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Teaching Early Science Skills
Science can be a very enjoyable subject to teach. You don’t even need your standard textbook to do it. Here are some skills to work on with your little scientists.
Some of the first skills that a scientist needs to learn are:
Observing is a skill that children seem to be born with. That’s how they do the majority of their early learning and just as often this is how they pick up on social and behavioral skills as they mature. The trick here is to see if they can observe and then consciously recall what they have seen.
Pick an area of the yard, a picture in a book, etc. Have the child look at the chosen area or target for one minute. Then, close the book or turn away from the area. Have them list, verbally or in writing (or picture notes), what they saw. This is observation. And you’d be surprised what they can get focused on.
Sorting seems to be another skill that is acquired early on. A child with sort their blocks into certain piles, group their baby dolls, their cars and other toys, etc. This sometimes comes out in unusual ways. A child may choose to eat only foods that are a certain color or shape. Books around the house will get sorted by color and shape instead of by author. They will only wear certain color combinations. And so on.
One way of teaching them to consciously sort objects is to have them sort objects.
You will need:
Gather all the materials listed above. Sort the objects into two groups. Group one will be objects that were alive. Group two will be objects that are not alive. If they make some unusual choices (in your opinion) ask them why they think that object belongs in that group. You’ll be surprised at the logic behind some of their choices. For instance, my son put a shoe in group two. When I asked him why, he said it was because shoes are made from leather and leather comes from cows. So, even though technically, a shoe is a “not alive” object, his logic saw more complicated relationships.
Comparing is finding the differences and similarities between objects. This is another skill they acquire early on. They compare what they received to what a sibling received in size and portion. They compare themselves to the opposite sex and learn that there are boys and girls. They compare pets, etc.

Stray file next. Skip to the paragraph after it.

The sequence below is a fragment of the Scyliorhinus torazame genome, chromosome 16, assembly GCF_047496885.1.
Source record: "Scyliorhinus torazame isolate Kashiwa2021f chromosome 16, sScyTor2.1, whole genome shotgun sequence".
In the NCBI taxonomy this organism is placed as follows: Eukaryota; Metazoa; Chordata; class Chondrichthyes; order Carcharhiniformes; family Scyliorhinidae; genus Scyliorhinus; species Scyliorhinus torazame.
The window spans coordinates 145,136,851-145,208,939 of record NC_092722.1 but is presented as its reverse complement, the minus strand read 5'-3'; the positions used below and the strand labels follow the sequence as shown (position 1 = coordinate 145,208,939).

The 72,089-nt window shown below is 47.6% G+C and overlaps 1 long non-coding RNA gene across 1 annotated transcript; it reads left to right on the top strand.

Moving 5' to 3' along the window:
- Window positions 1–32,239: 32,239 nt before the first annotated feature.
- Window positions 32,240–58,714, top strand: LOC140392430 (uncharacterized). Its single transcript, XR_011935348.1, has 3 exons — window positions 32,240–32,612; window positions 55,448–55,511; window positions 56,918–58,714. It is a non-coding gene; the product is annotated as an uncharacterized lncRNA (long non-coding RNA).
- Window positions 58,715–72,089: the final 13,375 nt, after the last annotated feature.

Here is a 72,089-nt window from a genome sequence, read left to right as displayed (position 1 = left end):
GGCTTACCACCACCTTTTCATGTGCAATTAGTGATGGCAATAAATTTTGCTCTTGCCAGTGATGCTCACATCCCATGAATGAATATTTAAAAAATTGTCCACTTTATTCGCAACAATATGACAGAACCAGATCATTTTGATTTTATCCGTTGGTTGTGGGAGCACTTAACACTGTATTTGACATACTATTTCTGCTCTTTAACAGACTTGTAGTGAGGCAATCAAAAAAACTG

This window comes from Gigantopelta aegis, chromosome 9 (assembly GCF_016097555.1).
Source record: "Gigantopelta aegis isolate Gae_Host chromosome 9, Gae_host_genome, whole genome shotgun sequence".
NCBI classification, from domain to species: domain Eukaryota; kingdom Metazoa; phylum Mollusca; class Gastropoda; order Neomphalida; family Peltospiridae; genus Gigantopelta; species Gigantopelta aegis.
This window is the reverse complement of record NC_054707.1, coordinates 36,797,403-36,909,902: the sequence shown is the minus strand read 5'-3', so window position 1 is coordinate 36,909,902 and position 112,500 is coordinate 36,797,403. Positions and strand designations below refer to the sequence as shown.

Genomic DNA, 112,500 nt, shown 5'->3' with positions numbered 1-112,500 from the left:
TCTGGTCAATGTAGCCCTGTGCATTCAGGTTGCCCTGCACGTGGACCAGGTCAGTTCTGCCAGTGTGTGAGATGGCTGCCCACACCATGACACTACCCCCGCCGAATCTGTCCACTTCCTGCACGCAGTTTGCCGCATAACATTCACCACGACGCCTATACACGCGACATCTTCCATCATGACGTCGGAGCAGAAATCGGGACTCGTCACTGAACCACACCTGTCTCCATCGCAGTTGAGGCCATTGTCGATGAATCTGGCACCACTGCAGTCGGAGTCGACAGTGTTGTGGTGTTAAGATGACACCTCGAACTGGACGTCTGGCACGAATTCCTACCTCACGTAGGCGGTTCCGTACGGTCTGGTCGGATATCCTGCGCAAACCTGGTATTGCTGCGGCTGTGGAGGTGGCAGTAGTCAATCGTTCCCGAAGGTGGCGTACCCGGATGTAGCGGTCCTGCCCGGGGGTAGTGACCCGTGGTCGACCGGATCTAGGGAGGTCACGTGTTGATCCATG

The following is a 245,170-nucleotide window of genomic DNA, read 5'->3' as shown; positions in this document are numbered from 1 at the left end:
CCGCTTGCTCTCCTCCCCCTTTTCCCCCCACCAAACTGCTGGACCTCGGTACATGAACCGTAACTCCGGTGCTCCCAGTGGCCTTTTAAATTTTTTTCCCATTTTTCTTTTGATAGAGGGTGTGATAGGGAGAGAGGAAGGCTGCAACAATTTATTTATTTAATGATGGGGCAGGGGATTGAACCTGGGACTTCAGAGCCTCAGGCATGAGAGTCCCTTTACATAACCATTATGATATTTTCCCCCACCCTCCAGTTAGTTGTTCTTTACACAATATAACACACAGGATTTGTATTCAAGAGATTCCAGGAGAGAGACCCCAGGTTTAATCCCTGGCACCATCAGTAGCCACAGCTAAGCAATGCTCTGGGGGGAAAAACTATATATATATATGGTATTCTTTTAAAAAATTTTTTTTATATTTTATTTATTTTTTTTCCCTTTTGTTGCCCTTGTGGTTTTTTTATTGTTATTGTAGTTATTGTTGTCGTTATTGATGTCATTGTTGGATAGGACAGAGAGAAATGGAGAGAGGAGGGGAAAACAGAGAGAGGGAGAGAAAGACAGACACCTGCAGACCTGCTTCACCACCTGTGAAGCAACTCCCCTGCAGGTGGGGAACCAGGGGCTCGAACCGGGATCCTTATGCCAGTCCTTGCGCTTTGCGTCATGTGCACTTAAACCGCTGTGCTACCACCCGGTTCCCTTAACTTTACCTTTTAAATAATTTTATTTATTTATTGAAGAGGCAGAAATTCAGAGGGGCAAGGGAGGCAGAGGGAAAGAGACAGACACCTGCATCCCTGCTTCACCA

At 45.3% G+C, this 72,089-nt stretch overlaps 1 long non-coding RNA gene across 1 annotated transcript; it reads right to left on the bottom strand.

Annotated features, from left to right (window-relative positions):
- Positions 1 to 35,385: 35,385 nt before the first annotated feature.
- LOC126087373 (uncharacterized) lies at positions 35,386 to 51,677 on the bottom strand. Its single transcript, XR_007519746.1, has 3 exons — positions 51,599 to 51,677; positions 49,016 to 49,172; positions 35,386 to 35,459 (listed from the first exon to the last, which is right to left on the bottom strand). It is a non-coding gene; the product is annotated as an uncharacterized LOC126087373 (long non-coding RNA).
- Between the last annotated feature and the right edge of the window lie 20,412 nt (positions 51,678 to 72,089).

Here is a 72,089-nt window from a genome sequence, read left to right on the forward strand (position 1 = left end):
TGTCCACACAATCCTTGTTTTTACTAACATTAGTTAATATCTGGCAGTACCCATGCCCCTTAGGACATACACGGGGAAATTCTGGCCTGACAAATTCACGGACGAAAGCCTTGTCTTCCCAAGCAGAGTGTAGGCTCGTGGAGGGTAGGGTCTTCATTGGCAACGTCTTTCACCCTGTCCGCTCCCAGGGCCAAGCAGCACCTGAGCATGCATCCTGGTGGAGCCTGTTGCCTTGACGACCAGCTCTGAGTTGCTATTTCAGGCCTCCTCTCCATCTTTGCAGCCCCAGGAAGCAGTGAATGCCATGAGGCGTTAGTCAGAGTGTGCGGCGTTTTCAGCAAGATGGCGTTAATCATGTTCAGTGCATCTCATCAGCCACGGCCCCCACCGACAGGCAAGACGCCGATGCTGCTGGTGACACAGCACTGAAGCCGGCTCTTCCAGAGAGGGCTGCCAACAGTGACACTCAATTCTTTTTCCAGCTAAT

Here’s an easy activity for this. What you need:
Several leaves from different kinds of trees and/or bushes
Place a leaf under a piece of paper. Rub a crayon on top of the paper which is over the leaf until you can see the outline of the whole leaf. Repeat this activity until you have several leaf prints. Compare the leaf print pictures. How are the leaf prints different? How are they the same?
Recording is another skill. This one is not as natural as the others we have discussed, but is just as important for them. You can easily illustrate this by observing a coin that is being flipped “heads or tails” and recording the results.
Flip a coin in the air. Observe how it lands – heads or tails. Record your observation on a chart that is similar to the one below. Repeat these steps until your charts is complete.
First Flip heads tails
Second Flip heads tails
Third Flip heads tails
Fourth Flip heads tails
Fifth Flip heads tails
Sixth Flip heads tails
Seventh Flip heads tails
Eighth Flip heads tails
Ninth Flip heads tails
Tenth Flip heads tails
Total number of heads circled: ______________
Total number of tails circled: _______________
Classifying is the next skill to learn after recording. It’s a combination of observing, sorting, and comparing where you begin to put objects in more specific, defined groups. Such classifying can go beyond whether something is alive or not alive. You can classify by animal, plant, rock, etc. Then within these groups are even more defined classifications such as mammal, insect, evergreen, sedimentary rocks, etc.
Safety is a big part of the whole picture. For a list of simple safety rules to use see Safe and Simple Science Rules.